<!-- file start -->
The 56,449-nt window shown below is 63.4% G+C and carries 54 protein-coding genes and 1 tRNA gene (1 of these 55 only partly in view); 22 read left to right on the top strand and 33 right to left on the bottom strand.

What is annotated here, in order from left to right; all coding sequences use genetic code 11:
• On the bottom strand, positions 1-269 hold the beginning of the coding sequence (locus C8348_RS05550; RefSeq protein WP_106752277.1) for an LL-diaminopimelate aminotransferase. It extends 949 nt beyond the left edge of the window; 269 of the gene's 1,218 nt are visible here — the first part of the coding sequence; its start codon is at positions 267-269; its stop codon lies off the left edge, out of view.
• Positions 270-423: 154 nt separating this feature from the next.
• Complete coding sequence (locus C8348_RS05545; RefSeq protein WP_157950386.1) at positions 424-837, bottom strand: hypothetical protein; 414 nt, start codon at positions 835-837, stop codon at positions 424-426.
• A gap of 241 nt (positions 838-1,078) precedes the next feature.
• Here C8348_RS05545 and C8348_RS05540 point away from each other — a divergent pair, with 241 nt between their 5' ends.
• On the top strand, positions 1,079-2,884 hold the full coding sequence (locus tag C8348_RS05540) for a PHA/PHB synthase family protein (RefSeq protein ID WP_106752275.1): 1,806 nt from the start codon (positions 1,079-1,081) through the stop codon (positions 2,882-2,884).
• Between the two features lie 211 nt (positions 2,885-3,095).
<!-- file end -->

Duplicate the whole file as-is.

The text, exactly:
The 56,449-nt window shown below is 63.4% G+C and carries 54 protein-coding genes and 1 tRNA gene (1 of these 55 only partly in view); 22 read left to right on the top strand and 33 right to left on the bottom strand.

What is annotated here, in order from left to right; all coding sequences use genetic code 11:
• On the bottom strand, positions 1-269 hold the beginning of the coding sequence (locus C8348_RS05550; RefSeq protein WP_106752277.1) for an LL-diaminopimelate aminotransferase. It extends 949 nt beyond the left edge of the window; 269 of the gene's 1,218 nt are visible here — the first part of the coding sequence; its start codon is at positions 267-269; its stop codon lies off the left edge, out of view.
• Positions 270-423: 154 nt separating this feature from the next.
• Complete coding sequence (locus C8348_RS05545; RefSeq protein WP_157950386.1) at positions 424-837, bottom strand: hypothetical protein; 414 nt, start codon at positions 835-837, stop codon at positions 424-426.
• A gap of 241 nt (positions 838-1,078) precedes the next feature.
• Here C8348_RS05545 and C8348_RS05540 point away from each other — a divergent pair, with 241 nt between their 5' ends.
• On the top strand, positions 1,079-2,884 hold the full coding sequence (locus tag C8348_RS05540) for a PHA/PHB synthase family protein (RefSeq protein ID WP_106752275.1): 1,806 nt from the start codon (positions 1,079-1,081) through the stop codon (positions 2,882-2,884).
• Between the two features lie 211 nt (positions 2,885-3,095).